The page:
Regulations to safeguard the consumer and allow punishment of unscrupulous professionals are not an exclusive feature of our litigious age. Kings and governments have for centuries made it their concern to see that food sold to the public is safe, and that it is genuine.
In the time of King Richard II, in 1379, certain regulations were laid down to specify what might be included in a pasty, and what must not, and spelled out the punishment for offending pasty-makers.
Ordinances of the Pastelers, or Piebakers, as to pasties.
Because the Pastelers of the City of London have heretofore baked in pasties rabbits, geese, and garbage, not befitting, and sometimes stinking, in deceit of the people; and also, have baked beef in pasties, and sold the same for venison, in deceit of the people; it is therefore, by assent of the four Master Pastelers, and at their prayer, it is ordered and assented to.-
In the first place, - that no one of the said trade shall bake rabbits in pasties for sale, on pain of paying, the first time, if found guilty thereof, 6s. 8d., to the use of the Chamber, and of going bodily to prison, at the will of the Mayor; the second time, 13s. 4d., to the use of the Chamber, and of going etc.
Also, - that no one of the said trade shall buy of any cook of Bredestret, or, at the hostels of the great lords, of the cooks of such lords, and garbage from capons, hens, or geese, to bake in a pasty, and sell, under the same penalty.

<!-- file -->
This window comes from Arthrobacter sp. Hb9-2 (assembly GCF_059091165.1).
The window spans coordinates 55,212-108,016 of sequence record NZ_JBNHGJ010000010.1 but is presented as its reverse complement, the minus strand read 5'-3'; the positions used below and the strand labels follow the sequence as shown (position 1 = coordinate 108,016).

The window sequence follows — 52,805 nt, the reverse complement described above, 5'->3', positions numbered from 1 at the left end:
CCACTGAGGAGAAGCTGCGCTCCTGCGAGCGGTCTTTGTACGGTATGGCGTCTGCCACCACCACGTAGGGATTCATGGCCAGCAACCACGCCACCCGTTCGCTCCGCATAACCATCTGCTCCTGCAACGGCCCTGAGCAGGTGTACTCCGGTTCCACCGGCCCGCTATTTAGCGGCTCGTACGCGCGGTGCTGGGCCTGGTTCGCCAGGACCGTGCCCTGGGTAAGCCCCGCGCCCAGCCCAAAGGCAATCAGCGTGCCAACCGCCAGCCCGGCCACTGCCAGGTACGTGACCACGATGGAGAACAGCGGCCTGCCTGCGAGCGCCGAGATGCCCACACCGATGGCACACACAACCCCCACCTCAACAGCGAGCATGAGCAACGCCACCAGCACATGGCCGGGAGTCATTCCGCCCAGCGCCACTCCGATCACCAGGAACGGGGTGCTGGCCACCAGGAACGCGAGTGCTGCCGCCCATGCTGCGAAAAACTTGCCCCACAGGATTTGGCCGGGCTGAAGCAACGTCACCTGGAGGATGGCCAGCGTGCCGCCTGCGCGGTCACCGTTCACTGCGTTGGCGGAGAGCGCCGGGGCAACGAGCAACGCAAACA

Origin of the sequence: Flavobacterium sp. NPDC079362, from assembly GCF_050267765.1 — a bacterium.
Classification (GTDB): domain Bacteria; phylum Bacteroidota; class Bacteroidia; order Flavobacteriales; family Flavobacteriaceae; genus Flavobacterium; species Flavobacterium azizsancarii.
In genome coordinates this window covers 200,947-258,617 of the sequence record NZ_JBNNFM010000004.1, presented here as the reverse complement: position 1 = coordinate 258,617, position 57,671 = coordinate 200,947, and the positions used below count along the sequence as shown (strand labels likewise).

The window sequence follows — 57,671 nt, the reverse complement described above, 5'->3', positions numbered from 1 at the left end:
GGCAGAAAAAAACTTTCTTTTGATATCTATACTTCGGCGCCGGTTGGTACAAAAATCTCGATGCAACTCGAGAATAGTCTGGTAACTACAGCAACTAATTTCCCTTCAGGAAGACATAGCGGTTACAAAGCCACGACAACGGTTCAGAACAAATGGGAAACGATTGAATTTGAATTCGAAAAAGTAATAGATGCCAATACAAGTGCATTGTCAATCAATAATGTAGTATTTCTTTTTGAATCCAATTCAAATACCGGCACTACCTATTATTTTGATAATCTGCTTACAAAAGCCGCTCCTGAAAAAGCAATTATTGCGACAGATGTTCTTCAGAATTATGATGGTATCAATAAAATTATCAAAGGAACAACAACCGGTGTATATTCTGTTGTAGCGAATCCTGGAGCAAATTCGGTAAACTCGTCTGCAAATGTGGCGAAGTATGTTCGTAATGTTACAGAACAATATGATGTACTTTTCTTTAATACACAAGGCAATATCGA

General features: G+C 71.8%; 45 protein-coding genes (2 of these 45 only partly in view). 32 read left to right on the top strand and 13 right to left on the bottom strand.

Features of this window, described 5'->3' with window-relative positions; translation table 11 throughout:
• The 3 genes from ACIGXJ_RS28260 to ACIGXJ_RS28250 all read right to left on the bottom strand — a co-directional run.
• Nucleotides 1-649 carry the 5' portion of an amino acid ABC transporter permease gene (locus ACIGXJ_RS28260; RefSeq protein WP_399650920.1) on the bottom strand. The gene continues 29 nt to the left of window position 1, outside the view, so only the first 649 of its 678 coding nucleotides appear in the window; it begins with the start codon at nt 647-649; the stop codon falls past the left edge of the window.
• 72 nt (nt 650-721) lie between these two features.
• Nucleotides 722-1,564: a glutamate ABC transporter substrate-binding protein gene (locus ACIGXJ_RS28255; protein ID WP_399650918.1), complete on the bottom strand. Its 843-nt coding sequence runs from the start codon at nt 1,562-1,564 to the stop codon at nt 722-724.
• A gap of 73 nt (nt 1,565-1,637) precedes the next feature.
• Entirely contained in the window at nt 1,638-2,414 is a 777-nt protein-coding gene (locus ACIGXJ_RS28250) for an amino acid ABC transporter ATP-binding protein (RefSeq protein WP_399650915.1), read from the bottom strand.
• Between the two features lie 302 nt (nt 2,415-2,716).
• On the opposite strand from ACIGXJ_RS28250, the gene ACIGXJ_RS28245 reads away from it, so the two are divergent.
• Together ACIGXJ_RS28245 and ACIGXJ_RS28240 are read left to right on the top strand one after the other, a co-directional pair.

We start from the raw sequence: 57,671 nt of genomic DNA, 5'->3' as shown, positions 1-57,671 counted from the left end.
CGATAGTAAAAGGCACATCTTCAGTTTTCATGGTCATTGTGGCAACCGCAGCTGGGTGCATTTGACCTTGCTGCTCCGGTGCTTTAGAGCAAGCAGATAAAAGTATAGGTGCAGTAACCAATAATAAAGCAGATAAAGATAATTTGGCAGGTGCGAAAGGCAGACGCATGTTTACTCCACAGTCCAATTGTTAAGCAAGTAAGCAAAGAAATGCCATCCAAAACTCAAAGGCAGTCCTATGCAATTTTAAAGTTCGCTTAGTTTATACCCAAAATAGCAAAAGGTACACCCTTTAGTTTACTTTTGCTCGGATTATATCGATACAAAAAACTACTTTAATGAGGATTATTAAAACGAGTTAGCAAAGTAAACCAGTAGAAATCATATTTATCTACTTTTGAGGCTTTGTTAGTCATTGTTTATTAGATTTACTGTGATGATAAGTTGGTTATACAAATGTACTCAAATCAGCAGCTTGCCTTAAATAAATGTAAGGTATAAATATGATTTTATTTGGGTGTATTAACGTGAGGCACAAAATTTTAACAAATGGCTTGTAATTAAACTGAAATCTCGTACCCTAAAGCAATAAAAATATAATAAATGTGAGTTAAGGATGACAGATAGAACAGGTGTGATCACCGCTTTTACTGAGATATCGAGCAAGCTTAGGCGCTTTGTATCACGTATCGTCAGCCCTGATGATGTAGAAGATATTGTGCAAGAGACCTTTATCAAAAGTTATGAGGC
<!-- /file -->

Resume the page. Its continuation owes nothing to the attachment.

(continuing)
Also,- that no one of the said trade shall bake either whole geese in a pasty, halves of geese, or quarters of geese, for sale, on the pain aforesaid.
Richard II’s reign is known for The Forme of Cury, the first English cookery manuscript, prepared for the Master Cooks in the King’s employ, in about 1395. There are no pasty recipes as such – it would not have been considered necessary, as everyone knew how to make dough. Early cookery texts did not give detailed instructions such as a novice could follow – most of the general population was illiterate anyway – they were intended simply as aides memoire for professionals.
I give you, instead of a pasty, an apple pie recipe from The Forme of Cury. The spiced apples were placed in a pastry ‘coffin’ – essentially a container with thick hard walls, which was functional, and would not have been eaten by the well-to-do, but might have been re-filled, or broken up and crumbled into stews as a thickener, or given to the poor.
For To Make Tartys In Applis.
Tak gode Applys and gode Spycis and Figys and reysons and Perys and wan they are wel brayed colourd wyth Safroun wel and do yt in a cofyn and do yt forth to bake wel.